14 November 2016

Rifle pits and Missionary Ridge

One of the most common criticisms of Gen. Braxton Bragg on the Army of Tennessee defense of Missionary Ridge is that he ordered, or at least allowed to be ordered, the placement of the rifle pits, or trenches, along the actual crest of the ridge rather than the military crest, which would be on the side facing the enemy but just below the edge of the actual crest.  That particular criticism of Bragg is an unfair and inaccurate anachronism.  Two other known placements of rifle pits by commanders recognized for their tactical skill demonstrate that this placement of rifle-pits was the standard practice of the time. 

After the troops of Maj. Gen. Sherman’s command, mostly his own 15th Corps of the Army of the Tennessee, dug in the afternoon of 24 November 1863 on Billy Goat and Angora Hills (two hills joined by a short narrow ridge), they did so along the actual crest of the conjoined heights.  You can still see the remains of these rifle pits along the crest of the ridge above Battery Heights, along with several well-preserved gun emplacements created at the same time.

When the troops of Cleburne’s Division of the Army of Tennessee dug in at first on Trueblood/Tunnel Hill at the north end of Missionary Ridge across Lime Kiln Hollow from Sherman’s troops, they likewise did so along the actual as opposed to what’s now called the military crest.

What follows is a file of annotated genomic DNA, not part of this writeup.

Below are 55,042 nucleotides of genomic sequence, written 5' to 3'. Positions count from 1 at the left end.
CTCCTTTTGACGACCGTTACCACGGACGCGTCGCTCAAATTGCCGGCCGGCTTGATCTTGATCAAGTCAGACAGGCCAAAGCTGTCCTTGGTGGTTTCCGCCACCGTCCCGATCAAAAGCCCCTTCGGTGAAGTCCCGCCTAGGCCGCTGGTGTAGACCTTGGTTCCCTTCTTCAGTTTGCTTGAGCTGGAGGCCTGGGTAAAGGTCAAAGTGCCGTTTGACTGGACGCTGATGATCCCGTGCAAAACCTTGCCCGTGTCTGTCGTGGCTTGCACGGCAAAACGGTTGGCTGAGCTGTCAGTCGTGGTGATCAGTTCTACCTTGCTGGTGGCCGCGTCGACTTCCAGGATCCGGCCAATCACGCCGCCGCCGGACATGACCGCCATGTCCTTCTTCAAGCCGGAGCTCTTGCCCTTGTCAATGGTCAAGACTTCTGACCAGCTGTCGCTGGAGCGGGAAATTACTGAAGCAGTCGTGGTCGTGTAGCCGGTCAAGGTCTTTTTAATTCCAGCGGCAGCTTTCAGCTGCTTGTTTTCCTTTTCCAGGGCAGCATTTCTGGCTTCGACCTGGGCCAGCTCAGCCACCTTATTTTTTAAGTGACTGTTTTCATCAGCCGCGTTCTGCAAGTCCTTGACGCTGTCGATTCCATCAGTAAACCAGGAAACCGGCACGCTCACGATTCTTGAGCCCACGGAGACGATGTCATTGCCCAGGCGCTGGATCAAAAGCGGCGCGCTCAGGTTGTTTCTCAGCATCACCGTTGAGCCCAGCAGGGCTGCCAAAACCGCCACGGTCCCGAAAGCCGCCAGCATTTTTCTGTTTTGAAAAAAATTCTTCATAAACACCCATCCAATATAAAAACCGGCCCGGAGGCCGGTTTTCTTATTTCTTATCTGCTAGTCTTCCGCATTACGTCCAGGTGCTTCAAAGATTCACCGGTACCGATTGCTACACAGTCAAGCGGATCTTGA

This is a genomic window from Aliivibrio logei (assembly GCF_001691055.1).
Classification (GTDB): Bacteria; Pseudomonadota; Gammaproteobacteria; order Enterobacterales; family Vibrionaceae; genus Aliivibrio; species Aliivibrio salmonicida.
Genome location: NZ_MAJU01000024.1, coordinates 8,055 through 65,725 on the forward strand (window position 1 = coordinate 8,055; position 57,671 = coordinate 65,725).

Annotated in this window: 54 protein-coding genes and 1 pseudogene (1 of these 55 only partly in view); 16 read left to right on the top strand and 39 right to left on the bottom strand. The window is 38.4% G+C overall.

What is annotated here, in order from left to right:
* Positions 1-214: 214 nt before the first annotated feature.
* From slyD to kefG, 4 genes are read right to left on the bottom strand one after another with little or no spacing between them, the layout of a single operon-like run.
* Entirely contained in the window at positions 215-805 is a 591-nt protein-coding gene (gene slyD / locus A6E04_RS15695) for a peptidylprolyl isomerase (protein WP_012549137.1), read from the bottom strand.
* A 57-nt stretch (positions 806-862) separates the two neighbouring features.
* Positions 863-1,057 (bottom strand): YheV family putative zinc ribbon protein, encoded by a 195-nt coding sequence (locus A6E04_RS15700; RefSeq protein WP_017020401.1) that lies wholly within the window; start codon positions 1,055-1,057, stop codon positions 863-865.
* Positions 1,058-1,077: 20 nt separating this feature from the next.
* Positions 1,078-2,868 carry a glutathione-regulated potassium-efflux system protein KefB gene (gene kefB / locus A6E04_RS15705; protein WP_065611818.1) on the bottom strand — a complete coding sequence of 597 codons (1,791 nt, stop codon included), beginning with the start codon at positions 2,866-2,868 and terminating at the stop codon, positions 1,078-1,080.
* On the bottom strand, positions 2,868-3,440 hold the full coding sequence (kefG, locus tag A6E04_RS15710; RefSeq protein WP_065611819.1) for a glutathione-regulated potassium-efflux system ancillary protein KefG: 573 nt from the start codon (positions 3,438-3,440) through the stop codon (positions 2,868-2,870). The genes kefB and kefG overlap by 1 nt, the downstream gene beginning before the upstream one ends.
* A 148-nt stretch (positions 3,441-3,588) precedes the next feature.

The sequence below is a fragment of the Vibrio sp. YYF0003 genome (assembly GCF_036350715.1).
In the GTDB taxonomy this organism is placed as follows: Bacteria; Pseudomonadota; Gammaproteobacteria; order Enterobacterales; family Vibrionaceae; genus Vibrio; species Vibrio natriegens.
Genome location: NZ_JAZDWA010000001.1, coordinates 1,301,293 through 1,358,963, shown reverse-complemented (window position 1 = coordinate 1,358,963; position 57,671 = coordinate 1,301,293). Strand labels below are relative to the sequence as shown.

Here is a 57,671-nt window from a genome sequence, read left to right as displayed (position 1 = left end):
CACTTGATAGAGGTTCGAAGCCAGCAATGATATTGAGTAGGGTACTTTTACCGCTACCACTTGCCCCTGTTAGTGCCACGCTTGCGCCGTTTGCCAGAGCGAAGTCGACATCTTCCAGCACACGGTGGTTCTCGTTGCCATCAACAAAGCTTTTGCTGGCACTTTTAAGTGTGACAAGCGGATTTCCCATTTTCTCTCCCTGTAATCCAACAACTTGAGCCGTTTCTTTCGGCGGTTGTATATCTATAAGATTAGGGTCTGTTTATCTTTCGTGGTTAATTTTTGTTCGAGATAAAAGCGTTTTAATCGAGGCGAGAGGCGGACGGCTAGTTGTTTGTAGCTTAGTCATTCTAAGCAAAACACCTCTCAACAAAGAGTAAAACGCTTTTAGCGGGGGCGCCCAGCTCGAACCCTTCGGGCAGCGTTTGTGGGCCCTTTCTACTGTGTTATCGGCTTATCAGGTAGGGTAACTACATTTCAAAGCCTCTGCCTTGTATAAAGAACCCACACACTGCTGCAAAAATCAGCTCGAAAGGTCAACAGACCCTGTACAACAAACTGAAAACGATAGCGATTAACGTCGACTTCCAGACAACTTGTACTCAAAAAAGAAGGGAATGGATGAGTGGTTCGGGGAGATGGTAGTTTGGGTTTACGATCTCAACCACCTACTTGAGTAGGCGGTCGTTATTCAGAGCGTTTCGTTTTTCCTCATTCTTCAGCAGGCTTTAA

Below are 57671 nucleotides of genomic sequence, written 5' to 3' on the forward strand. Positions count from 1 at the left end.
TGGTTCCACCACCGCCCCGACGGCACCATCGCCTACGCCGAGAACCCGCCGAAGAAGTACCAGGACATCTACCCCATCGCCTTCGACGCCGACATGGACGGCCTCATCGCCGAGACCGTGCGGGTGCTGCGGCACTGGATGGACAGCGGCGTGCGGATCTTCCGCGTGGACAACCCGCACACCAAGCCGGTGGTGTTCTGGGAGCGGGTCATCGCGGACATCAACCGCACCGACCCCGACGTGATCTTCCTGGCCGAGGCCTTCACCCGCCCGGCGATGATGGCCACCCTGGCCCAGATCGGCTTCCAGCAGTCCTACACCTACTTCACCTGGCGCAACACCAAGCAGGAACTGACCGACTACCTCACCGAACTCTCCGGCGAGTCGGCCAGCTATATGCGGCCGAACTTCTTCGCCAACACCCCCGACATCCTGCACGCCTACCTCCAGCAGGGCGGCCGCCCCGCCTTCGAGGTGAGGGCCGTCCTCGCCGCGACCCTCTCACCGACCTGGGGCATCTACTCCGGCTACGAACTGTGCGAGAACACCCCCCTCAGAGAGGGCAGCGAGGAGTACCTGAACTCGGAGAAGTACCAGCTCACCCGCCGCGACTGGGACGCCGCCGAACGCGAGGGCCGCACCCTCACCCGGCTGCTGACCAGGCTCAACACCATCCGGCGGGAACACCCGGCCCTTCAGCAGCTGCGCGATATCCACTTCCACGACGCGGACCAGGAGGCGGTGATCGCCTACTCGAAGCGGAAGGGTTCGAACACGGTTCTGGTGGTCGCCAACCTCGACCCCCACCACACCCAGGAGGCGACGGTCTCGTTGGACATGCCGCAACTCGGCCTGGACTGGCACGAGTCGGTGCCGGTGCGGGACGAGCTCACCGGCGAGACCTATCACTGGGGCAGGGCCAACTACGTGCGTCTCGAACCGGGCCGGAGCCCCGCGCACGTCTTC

The reason for the later repositioning of Cleburne’s defences had more to do with the fact that his opponent came from the north instead of the west, necessitating the single brigade of his division in active combat (Smith’s) dig in perpendicular to the original trench in tighter formation just below the apex of the hill at Sherman’s Reservation where the cannons and plaques are now.

Recognized by anyone who knows very much about the Civil War as the best division commander of both armies, had placement of trenches along the actual crest not been standard military doctrine at the time, Maj. Gen. Patrick Ronayne Cleburne would not have employed it.  The remains of those initial rifles pits along the crest of Tunnel Hill are clearly visible at Sherman’s Reservation and better preserved than those at Billy Goat-Angora Hill.

The most-often cited as the best division commander of the Union army, by the way, is Maj. Gen. Philip Sheridan, then of the Army of the Cumberland.

Notably, one of Bragg’s brigade commanders, Col. Arthur Manigault of Anderson’s Division, dissented in the placement of the rifle pits, only to be told by Bragg’s engineer Capt. John Green that Maj. Gen. Breckenridge, whom Bragg had charged with the belated construction of defense works, had ordered that they be dug along the actual crest. 

Disregarding those orders, Manigault had the rifle pits of his brigade placed along the “military crest” and futilely tried to convince the two commanders on either side as well.  As a result, Manigault’s line held while those on either side collapsed, though his troops had to withdraw to keep from being overrun.

It was, in fact, about the time of the Battles of Tunnel Hill, Tn., and of Missionary Ridge, that the doctrine of a “military crest” came into being.  I posit that this change in military doctrine came about specifically because  to the experience of the quick collapse of the Army of Tennessee’s line before the onslaught of the Army of the Cumberland on that day (25 November 1863) due in large part to the blind spots created by the traditional placement.


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